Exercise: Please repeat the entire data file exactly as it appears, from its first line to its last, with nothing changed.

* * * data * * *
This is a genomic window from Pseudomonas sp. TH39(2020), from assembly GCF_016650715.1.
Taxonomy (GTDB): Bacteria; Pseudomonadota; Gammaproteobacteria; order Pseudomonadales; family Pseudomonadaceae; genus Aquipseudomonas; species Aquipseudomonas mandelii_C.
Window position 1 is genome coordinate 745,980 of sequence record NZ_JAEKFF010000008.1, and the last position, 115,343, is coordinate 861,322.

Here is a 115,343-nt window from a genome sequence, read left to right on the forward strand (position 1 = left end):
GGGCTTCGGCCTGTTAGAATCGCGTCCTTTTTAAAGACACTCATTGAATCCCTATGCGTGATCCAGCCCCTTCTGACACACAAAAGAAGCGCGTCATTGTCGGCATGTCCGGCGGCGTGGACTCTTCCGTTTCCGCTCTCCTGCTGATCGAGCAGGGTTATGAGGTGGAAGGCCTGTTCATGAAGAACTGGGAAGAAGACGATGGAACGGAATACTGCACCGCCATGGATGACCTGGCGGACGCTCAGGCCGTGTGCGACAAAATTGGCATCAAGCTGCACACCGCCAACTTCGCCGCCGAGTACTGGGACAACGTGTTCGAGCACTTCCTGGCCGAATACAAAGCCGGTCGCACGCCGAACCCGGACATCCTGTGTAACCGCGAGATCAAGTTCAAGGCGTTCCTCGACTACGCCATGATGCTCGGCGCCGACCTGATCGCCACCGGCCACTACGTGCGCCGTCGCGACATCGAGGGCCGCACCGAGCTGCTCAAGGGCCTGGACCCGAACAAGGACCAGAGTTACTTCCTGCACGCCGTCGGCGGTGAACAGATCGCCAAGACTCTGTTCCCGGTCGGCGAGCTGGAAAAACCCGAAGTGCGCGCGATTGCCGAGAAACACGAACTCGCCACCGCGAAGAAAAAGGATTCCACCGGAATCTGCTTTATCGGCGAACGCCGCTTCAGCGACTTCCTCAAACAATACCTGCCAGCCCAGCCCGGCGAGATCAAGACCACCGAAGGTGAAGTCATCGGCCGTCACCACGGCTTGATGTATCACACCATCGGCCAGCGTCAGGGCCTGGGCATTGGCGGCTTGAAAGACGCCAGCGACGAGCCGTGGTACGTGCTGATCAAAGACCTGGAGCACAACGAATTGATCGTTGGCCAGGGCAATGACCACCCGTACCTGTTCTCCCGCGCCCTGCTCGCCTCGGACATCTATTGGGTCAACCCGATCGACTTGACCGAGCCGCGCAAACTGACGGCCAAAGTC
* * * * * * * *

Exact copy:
This is a genomic window from Pseudomonas sp. TH39(2020), from assembly GCF_016650715.1.
Taxonomy (GTDB): Bacteria; Pseudomonadota; Gammaproteobacteria; order Pseudomonadales; family Pseudomonadaceae; genus Aquipseudomonas; species Aquipseudomonas mandelii_C.
Window position 1 is genome coordinate 745,980 of sequence record NZ_JAEKFF010000008.1, and the last position, 115,343, is coordinate 861,322.

Here is a 115,343-nt window from a genome sequence, read left to right on the forward strand (position 1 = left end):
GGGCTTCGGCCTGTTAGAATCGCGTCCTTTTTAAAGACACTCATTGAATCCCTATGCGTGATCCAGCCCCTTCTGACACACAAAAGAAGCGCGTCATTGTCGGCATGTCCGGCGGCGTGGACTCTTCCGTTTCCGCTCTCCTGCTGATCGAGCAGGGTTATGAGGTGGAAGGCCTGTTCATGAAGAACTGGGAAGAAGACGATGGAACGGAATACTGCACCGCCATGGATGACCTGGCGGACGCTCAGGCCGTGTGCGACAAAATTGGCATCAAGCTGCACACCGCCAACTTCGCCGCCGAGTACTGGGACAACGTGTTCGAGCACTTCCTGGCCGAATACAAAGCCGGTCGCACGCCGAACCCGGACATCCTGTGTAACCGCGAGATCAAGTTCAAGGCGTTCCTCGACTACGCCATGATGCTCGGCGCCGACCTGATCGCCACCGGCCACTACGTGCGCCGTCGCGACATCGAGGGCCGCACCGAGCTGCTCAAGGGCCTGGACCCGAACAAGGACCAGAGTTACTTCCTGCACGCCGTCGGCGGTGAACAGATCGCCAAGACTCTGTTCCCGGTCGGCGAGCTGGAAAAACCCGAAGTGCGCGCGATTGCCGAGAAACACGAACTCGCCACCGCGAAGAAAAAGGATTCCACCGGAATCTGCTTTATCGGCGAACGCCGCTTCAGCGACTTCCTCAAACAATACCTGCCAGCCCAGCCCGGCGAGATCAAGACCACCGAAGGTGAAGTCATCGGCCGTCACCACGGCTTGATGTATCACACCATCGGCCAGCGTCAGGGCCTGGGCATTGGCGGCTTGAAAGACGCCAGCGACGAGCCGTGGTACGTGCTGATCAAAGACCTGGAGCACAACGAATTGATCGTTGGCCAGGGCAATGACCACCCGTACCTGTTCTCCCGCGCCCTGCTCGCCTCGGACATCTATTGGGTCAACCCGATCGACTTGACCGAGCCGCGCAAACTGACGGCCAAAGTC